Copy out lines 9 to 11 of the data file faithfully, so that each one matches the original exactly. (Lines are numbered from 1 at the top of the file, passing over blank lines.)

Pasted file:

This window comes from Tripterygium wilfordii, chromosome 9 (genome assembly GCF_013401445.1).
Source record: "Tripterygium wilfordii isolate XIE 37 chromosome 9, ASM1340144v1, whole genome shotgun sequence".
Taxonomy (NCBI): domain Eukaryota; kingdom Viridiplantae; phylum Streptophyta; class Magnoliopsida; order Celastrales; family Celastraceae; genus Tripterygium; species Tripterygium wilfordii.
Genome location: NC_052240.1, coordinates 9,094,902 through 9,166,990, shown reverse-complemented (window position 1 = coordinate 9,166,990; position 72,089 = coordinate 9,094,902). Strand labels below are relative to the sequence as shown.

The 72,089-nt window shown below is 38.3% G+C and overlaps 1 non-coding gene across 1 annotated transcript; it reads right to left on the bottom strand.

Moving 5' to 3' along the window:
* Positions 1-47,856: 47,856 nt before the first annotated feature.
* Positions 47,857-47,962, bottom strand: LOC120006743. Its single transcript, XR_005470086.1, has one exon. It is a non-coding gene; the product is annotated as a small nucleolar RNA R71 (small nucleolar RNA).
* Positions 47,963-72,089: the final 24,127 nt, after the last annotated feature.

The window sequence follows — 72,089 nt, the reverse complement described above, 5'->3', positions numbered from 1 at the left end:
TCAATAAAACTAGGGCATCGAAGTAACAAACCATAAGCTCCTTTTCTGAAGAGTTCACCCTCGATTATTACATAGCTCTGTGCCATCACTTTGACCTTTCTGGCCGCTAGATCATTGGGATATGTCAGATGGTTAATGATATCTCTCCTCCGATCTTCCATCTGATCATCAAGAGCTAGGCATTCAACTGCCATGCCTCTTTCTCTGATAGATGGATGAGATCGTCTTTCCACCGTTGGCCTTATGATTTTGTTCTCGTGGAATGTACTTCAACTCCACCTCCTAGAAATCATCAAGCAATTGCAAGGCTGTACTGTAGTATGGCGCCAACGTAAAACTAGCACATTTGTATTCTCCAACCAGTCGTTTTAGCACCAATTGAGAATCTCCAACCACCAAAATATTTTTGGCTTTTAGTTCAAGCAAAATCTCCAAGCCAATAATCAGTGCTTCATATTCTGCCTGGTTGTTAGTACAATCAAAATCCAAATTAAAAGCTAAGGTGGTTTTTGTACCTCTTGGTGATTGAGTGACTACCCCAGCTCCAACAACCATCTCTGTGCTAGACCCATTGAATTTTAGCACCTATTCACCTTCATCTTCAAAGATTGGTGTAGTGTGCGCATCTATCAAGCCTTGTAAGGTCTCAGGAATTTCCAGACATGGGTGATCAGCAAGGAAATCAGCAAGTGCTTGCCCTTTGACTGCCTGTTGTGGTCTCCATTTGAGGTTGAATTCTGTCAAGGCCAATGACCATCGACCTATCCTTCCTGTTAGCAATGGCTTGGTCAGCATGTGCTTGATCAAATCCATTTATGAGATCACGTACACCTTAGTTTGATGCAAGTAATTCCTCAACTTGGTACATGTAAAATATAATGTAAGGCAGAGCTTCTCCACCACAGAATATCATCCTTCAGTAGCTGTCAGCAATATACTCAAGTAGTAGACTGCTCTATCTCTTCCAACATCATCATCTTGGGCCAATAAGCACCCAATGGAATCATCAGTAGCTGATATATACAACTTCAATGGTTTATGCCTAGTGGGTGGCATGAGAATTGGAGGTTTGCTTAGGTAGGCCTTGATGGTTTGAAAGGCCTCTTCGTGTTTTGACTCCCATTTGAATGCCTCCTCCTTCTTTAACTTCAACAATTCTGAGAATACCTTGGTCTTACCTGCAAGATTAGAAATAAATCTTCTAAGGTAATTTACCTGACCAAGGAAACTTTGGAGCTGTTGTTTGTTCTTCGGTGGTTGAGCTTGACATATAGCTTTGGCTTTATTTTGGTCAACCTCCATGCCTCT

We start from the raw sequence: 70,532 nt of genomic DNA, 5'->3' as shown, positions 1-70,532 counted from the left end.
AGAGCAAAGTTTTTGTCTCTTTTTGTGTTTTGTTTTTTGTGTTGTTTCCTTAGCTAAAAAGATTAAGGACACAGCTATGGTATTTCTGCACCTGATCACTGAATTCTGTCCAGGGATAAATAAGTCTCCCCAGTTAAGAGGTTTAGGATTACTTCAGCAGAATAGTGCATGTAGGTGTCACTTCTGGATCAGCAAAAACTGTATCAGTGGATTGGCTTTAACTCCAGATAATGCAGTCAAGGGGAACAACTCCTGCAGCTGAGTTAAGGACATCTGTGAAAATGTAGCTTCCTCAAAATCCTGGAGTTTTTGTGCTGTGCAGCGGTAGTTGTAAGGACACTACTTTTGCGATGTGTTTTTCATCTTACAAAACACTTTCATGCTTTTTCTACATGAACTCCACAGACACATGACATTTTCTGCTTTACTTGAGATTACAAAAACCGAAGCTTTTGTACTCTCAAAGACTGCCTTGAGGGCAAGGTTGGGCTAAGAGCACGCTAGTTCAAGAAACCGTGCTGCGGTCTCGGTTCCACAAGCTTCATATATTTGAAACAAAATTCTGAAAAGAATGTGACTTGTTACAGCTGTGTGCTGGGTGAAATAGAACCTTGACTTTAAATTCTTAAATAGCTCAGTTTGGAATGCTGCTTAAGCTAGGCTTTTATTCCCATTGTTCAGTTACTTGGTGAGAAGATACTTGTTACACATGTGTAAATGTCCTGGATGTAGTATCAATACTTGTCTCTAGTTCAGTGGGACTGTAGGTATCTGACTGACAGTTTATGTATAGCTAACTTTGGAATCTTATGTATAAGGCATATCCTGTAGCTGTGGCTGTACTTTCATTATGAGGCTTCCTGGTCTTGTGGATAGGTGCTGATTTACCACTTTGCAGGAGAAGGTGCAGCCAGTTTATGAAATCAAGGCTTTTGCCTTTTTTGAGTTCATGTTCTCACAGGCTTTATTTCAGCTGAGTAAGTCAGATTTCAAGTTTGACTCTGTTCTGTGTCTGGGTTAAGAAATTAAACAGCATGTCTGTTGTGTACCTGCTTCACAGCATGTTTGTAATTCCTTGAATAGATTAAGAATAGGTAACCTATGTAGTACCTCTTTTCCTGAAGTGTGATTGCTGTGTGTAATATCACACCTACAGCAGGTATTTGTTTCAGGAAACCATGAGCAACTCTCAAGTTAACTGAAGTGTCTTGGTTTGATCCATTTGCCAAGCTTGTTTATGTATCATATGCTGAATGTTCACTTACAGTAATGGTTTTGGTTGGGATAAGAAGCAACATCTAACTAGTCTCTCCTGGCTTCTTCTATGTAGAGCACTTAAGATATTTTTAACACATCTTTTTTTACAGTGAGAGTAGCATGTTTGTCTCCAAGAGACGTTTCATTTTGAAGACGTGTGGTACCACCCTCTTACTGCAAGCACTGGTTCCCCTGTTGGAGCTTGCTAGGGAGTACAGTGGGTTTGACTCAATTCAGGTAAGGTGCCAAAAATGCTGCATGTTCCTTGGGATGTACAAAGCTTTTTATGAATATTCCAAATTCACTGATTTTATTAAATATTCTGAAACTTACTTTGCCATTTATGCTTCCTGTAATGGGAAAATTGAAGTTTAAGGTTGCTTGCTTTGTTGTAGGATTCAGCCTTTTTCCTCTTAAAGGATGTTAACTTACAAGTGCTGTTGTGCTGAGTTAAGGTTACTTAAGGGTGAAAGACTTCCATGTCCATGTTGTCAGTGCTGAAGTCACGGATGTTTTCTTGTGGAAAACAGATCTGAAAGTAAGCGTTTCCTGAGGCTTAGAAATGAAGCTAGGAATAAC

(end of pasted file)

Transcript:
* Positions 47,963-72,089: the final 24,127 nt, after the last annotated feature.

The window sequence follows — 72,089 nt, the reverse complement described above, 5'->3', positions numbered from 1 at the left end:
TCAATAAAACTAGGGCATCGAAGTAACAAACCATAAGCTCCTTTTCTGAAGAGTTCACCCTCGATTATTACATAGCTCTGTGCCATCACTTTGACCTTTCTGGCCGCTAGATCATTGGGATATGTCAGATGGTTAATGATATCTCTCCTCCGATCTTCCATCTGATCATCAAGAGCTAGGCATTCAACTGCCATGCCTCTTTCTCTGATAGATGGATGAGATCGTCTTTCCACCGTTGGCCTTATGATTTTGTTCTCGTGGAATGTACTTCAACTCCACCTCCTAGAAATCATCAAGCAATTGCAAGGCTGTACTGTAGTATGGCGCCAACGTAAAACTAGCACATTTGTATTCTCCAACCAGTCGTTTTAGCACCAATTGAGAATCTCCAACCACCAAAATATTTTTGGCTTTTAGTTCAAGCAAAATCTCCAAGCCAATAATCAGTGCTTCATATTCTGCCTGGTTGTTAGTACAATCAAAATCCAAATTAAAAGCTAAGGTGGTTTTTGTACCTCTTGGTGATTGAGTGACTACCCCAGCTCCAACAACCATCTCTGTGCTAGACCCATTGAATTTTAGCACCTATTCACCTTCATCTTCAAAGATTGGTGTAGTGTGCGCATCTATCAAGCCTTGTAAGGTCTCAGGAATTTCCAGACATGGGTGATCAGCAAGGAAATCAGCAAGTGCTTGCCCTTTGACTGCCTGTTGTGGTCTCCATTTGAGGTTGAATTCTGTCAAGGCCAATGACCATCGACCTATCCTTCCTGTTAGCAATGGCTTGGTCAGCATGTGCTTGATCAAATCCATTTATGAGATCACGTACACCTTAGTTTGATGCAAGTAATTCCTCAACTTGGTACATGTAAAATATAATGTAAGGCAGAGCTTCTCCACCACAGAATATCATCCTTCAGTAGCTGTCAGCAATATACTCAAGTAGTAGACTGCTCTATCTCTTCCAACATCATCATCTTGGGCCAATAAGCACCCAATGGAATCATCAGTAGCTGATATATACAACTTCAATGGTTTATGCCTAGTGGGTGGCATGAGAATTGGAGGTTTGCTTAGGTAGGCCTTGATGGTTTGAAAGGCCTCTTCGTGTTTTGACTCCCATTTGAATGCCTCCTCCTTCTTTAACTTCAACAATTCTGAGAATACCTTGGTCTTACCTGCAAGATTAGAAATAAATCTTCTAAGGTAATTTACCTGACCAAGGAAACTTTGGAGCTGTTGTTTGTTCTTCGGTGGTTGAGCTTGACATATAGCTTTGGCTTTATTTTGGTCAACCTCCATGCCTCT